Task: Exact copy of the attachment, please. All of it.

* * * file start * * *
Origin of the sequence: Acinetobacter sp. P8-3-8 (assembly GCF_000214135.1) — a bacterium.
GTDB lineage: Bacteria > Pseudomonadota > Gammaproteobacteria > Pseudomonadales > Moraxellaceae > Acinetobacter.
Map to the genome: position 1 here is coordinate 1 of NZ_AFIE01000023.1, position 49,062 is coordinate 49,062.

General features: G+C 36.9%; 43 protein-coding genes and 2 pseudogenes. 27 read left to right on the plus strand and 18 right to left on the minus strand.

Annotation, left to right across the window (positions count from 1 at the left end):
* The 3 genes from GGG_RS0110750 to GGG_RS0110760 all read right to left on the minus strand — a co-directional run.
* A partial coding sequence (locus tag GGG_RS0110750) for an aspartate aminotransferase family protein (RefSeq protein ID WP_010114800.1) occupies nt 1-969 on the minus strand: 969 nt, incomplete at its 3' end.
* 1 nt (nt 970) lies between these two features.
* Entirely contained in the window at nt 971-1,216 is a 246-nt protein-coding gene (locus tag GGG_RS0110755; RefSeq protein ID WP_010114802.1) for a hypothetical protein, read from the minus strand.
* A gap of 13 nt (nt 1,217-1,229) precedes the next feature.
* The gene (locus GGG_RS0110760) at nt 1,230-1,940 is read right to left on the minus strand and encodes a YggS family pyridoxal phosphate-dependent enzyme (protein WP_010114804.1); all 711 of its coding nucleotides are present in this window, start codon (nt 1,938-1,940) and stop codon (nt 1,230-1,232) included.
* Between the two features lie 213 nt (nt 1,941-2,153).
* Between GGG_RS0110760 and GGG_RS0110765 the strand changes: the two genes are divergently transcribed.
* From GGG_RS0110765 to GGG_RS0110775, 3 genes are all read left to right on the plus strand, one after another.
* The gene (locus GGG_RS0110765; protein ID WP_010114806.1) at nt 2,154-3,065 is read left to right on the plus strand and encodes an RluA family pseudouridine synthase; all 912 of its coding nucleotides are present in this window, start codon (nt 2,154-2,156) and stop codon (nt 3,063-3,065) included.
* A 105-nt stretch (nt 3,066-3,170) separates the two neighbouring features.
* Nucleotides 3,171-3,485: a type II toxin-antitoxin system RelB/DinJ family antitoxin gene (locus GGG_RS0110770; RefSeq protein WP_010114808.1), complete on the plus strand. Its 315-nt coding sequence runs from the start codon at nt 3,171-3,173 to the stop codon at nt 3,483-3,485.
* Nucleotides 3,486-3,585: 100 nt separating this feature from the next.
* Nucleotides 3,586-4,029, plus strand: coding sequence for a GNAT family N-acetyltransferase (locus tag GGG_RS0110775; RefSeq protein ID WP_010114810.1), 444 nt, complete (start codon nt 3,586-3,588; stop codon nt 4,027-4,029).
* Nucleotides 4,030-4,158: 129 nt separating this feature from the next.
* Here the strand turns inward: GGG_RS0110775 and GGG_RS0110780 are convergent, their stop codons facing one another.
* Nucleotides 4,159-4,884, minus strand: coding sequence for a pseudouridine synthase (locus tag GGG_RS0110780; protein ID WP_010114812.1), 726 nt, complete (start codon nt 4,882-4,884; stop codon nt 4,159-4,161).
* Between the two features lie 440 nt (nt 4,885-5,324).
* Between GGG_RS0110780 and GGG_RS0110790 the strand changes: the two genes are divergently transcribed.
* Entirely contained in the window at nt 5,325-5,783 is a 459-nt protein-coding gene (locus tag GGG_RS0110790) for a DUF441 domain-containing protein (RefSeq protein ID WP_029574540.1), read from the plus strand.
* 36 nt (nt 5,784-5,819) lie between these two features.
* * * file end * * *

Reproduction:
Origin of the sequence: Acinetobacter sp. P8-3-8 (assembly GCF_000214135.1) — a bacterium.
GTDB lineage: Bacteria > Pseudomonadota > Gammaproteobacteria > Pseudomonadales > Moraxellaceae > Acinetobacter.
Map to the genome: position 1 here is coordinate 1 of NZ_AFIE01000023.1, position 49,062 is coordinate 49,062.

General features: G+C 36.9%; 43 protein-coding genes and 2 pseudogenes. 27 read left to right on the plus strand and 18 right to left on the minus strand.

Annotation, left to right across the window (positions count from 1 at the left end):
* The 3 genes from GGG_RS0110750 to GGG_RS0110760 all read right to left on the minus strand — a co-directional run.
* A partial coding sequence (locus tag GGG_RS0110750) for an aspartate aminotransferase family protein (RefSeq protein ID WP_010114800.1) occupies nt 1-969 on the minus strand: 969 nt, incomplete at its 3' end.
* 1 nt (nt 970) lies between these two features.
* Entirely contained in the window at nt 971-1,216 is a 246-nt protein-coding gene (locus tag GGG_RS0110755; RefSeq protein ID WP_010114802.1) for a hypothetical protein, read from the minus strand.
* A gap of 13 nt (nt 1,217-1,229) precedes the next feature.
* The gene (locus GGG_RS0110760) at nt 1,230-1,940 is read right to left on the minus strand and encodes a YggS family pyridoxal phosphate-dependent enzyme (protein WP_010114804.1); all 711 of its coding nucleotides are present in this window, start codon (nt 1,938-1,940) and stop codon (nt 1,230-1,232) included.
* Between the two features lie 213 nt (nt 1,941-2,153).
* Between GGG_RS0110760 and GGG_RS0110765 the strand changes: the two genes are divergently transcribed.
* From GGG_RS0110765 to GGG_RS0110775, 3 genes are all read left to right on the plus strand, one after another.
* The gene (locus GGG_RS0110765; protein ID WP_010114806.1) at nt 2,154-3,065 is read left to right on the plus strand and encodes an RluA family pseudouridine synthase; all 912 of its coding nucleotides are present in this window, start codon (nt 2,154-2,156) and stop codon (nt 3,063-3,065) included.
* A 105-nt stretch (nt 3,066-3,170) separates the two neighbouring features.
* Nucleotides 3,171-3,485: a type II toxin-antitoxin system RelB/DinJ family antitoxin gene (locus GGG_RS0110770; RefSeq protein WP_010114808.1), complete on the plus strand. Its 315-nt coding sequence runs from the start codon at nt 3,171-3,173 to the stop codon at nt 3,483-3,485.
* Nucleotides 3,486-3,585: 100 nt separating this feature from the next.
* Nucleotides 3,586-4,029, plus strand: coding sequence for a GNAT family N-acetyltransferase (locus tag GGG_RS0110775; RefSeq protein ID WP_010114810.1), 444 nt, complete (start codon nt 3,586-3,588; stop codon nt 4,027-4,029).
* Nucleotides 4,030-4,158: 129 nt separating this feature from the next.
* Here the strand turns inward: GGG_RS0110775 and GGG_RS0110780 are convergent, their stop codons facing one another.
* Nucleotides 4,159-4,884, minus strand: coding sequence for a pseudouridine synthase (locus tag GGG_RS0110780; protein ID WP_010114812.1), 726 nt, complete (start codon nt 4,882-4,884; stop codon nt 4,159-4,161).
* Between the two features lie 440 nt (nt 4,885-5,324).
* Between GGG_RS0110780 and GGG_RS0110790 the strand changes: the two genes are divergently transcribed.
* Entirely contained in the window at nt 5,325-5,783 is a 459-nt protein-coding gene (locus tag GGG_RS0110790) for a DUF441 domain-containing protein (RefSeq protein ID WP_029574540.1), read from the plus strand.
* 36 nt (nt 5,784-5,819) lie between these two features.